TUNE UP YOUR GAME:
It’s time to get your game ready for another golfing season. While proper stretching will help to get your muscles ready, you must also tune-up your mental game muscles. Here are eight great tips to prepare your mind for this upcoming season:
1. Use imagery to fix your bad habits All golfers have a few faults from last season they want to fix. Perhaps you release the club too early on the downswing and lose power or you continually come over the top and hit that unwanted slice. Imagery can help you to get rid of those faults.
Sports scientists have discovered that imagery creates a neural-motor connection in the same way that actually swinging the club does. By imagining your swing with the correction, you are helping to groove the swing you desire.
Of course, practice is best to build muscle memory, but imagery will begin the process to the swing you want this season.
2. Build confidence by watching your best swings Most golfers have taken some video of their swing, and hopefully you have captured a few great ones from last season. Watch your best swings over and over to compose a positive mental tape that plays in your mind.
This positive mental tape will also help to create positive images of your swing that you can use at the start of your pre-shot routine.
3. Build emotional toughness by creating a best-play log First, remember a fantastic round you had last season. Record the course and date of the round. Now, and most importantly, write down the positive emotions you had during this fantastic round.
Were you calm or anxious? Did you have high or low intensity? Were you confident or unassured? Be specific with your observations.
Before you play or practice in this upcoming season, refer back to your best-play log to keep your greatness fresh in your mind.
4. Develop an adversity plan Golf is full of mishaps, from terrible shots to unfortunate lies in the middle of the fairway. Preparing for adverse conditions with positive emotions is a necessity for developing excellence. In other words, it is not the bad shot that will affect your play or score, but rather your response to your bad shot.
For this upcoming season, be prepared with positive responses for all your bad shots. It can be as simple as telling yourself to smile after a bad shot like Phil Mickelson does.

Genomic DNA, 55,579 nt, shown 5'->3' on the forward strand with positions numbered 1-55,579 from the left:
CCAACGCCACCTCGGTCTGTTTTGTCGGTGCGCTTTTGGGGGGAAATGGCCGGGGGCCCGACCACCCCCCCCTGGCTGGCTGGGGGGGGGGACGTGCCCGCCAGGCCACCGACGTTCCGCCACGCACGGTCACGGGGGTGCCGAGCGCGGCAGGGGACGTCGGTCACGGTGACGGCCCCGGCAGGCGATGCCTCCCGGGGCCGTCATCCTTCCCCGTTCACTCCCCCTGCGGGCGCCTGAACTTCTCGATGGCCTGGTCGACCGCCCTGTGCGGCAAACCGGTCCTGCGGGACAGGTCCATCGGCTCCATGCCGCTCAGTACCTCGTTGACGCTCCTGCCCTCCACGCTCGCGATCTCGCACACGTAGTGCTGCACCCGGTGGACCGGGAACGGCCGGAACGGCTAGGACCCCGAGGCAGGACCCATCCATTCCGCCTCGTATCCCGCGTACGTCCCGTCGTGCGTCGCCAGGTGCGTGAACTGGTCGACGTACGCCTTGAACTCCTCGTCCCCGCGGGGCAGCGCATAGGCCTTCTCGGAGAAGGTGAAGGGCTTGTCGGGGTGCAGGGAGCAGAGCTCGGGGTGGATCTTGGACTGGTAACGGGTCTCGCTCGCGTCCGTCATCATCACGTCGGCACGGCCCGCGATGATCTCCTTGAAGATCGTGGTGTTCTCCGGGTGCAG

5. Play with honest expectations Don’t fall into the trap that you will instantly shoot the same scores from last season. Be realistic in your expectations and you will be less anxious when the season starts. Realistic expectations will also increase your joy for playing as well as decrease your frustration.
6. Go with whom you brought to the dance What would happen if you were to leave the partner you took to the dance and go dance with another? You would get slapped in the face.
The same happens when you keep switching swing thoughts in the middle of the round. You lose confidence in your ability, and you can get confused about what you must do out there.
For this upcoming season, trust the swing thought you bring to the course. Be consistent in your swing thoughts and your scores will become much more consistent.
7. Focus on Improvement What is one aspect of your game you want to improve upon from last season? Is it your chipping? Is it your sand play? Make it your goal to work on improving this aspect of your game for this upcoming season.
When you focus on one element of your game to improve, all your energies go toward fixing it, and you will see improvement. In turn, you will be excited to play, and your scores will improve.
8. Be your best friend Many golfers have developed the bad habit of being their inner-enemy. That is, they begin to call themselves names and get negative about their game in troubled times.
For this upcoming season, create the habit of being your best friend, regardless. A true best friend would be compassionate and fill you with positive thoughts. Become that person and you will become the golfer you want to be this season.
Make deposits in your mental game at the start of this season and you will be able make key withdrawals when necessary. In that way, you will be rich in your mental and emotional toughness and shoot the scores you desire.
Dr. Gregg Steinberg writes a mental game column for PGATour.com. He is a tenured professor of sports psychology and has been the mental game coach for many PGA TOUR players. Dr. Gregg is the author of the best selling golf psychology book, MentalRules for Golf, and you can see more about the mental game at www.drgreggsteinberg.com.